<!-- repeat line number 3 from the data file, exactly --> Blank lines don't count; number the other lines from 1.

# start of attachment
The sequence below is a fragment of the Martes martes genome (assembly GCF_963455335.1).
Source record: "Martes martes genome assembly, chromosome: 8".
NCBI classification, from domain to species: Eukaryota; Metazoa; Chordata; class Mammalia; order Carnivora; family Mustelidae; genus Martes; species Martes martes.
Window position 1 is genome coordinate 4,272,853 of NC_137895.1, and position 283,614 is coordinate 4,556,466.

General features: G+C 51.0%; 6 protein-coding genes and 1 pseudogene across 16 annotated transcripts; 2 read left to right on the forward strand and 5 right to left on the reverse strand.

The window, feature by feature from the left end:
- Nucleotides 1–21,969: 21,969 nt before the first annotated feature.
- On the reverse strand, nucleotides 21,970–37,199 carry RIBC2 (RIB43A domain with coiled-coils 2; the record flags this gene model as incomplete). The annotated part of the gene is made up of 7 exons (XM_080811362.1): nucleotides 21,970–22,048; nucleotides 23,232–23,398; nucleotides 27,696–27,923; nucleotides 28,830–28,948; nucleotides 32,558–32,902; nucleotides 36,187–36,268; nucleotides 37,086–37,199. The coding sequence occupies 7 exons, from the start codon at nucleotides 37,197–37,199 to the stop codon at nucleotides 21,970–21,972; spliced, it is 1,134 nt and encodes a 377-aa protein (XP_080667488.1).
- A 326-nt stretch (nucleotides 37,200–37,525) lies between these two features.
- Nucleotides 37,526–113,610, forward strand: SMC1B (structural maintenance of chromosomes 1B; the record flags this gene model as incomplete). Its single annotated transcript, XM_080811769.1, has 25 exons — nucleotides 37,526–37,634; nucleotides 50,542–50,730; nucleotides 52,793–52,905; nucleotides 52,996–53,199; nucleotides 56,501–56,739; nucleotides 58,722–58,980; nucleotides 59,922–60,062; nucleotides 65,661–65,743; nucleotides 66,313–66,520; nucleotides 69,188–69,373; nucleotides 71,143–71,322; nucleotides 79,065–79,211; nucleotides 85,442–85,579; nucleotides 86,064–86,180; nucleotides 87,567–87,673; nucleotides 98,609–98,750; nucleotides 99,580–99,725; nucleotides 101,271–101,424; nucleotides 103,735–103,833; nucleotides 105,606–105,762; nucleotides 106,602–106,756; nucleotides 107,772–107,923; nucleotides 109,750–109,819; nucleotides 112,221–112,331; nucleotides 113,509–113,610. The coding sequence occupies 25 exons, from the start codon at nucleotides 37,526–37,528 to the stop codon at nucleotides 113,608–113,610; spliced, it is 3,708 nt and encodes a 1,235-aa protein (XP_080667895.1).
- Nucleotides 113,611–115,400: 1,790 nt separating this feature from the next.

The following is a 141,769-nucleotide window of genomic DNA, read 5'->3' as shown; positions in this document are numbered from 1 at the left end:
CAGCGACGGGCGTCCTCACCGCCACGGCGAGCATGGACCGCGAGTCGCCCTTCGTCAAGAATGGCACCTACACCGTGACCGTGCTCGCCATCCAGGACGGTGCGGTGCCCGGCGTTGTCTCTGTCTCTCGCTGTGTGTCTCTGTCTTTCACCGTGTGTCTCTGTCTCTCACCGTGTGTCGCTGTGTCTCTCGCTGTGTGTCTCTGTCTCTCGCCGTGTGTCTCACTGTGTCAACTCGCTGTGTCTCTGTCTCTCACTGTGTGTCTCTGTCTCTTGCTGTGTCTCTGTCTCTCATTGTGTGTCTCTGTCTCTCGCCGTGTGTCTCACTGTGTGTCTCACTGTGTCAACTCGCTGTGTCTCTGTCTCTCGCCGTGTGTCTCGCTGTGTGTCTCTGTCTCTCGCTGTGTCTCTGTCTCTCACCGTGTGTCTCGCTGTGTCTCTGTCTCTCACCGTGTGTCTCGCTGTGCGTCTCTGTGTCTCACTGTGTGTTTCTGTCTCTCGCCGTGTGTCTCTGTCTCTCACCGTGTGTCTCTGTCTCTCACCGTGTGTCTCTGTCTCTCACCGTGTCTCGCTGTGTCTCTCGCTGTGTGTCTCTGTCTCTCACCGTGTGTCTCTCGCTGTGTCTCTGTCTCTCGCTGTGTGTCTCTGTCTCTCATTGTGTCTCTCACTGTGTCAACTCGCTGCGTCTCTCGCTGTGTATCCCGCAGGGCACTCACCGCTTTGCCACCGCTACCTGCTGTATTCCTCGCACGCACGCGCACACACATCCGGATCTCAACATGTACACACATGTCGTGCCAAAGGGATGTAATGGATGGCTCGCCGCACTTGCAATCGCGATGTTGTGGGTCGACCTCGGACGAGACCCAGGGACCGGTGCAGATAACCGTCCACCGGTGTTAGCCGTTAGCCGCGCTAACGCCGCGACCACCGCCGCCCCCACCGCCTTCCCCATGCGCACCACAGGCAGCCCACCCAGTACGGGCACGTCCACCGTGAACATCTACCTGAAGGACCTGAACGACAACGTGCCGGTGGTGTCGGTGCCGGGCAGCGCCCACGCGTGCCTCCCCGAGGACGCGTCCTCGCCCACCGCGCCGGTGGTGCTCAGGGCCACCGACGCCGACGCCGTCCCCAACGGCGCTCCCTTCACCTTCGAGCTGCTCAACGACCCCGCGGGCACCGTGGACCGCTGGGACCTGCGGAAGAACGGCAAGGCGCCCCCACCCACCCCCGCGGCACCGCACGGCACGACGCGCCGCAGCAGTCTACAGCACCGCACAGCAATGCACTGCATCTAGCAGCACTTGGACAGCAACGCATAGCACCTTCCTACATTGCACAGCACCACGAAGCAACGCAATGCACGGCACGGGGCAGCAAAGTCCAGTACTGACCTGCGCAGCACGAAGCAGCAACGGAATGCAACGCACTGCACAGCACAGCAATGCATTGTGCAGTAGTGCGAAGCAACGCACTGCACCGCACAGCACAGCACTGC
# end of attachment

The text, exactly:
NCBI classification, from domain to species: Eukaryota; Metazoa; Chordata; class Mammalia; order Carnivora; family Mustelidae; genus Martes; species Martes martes.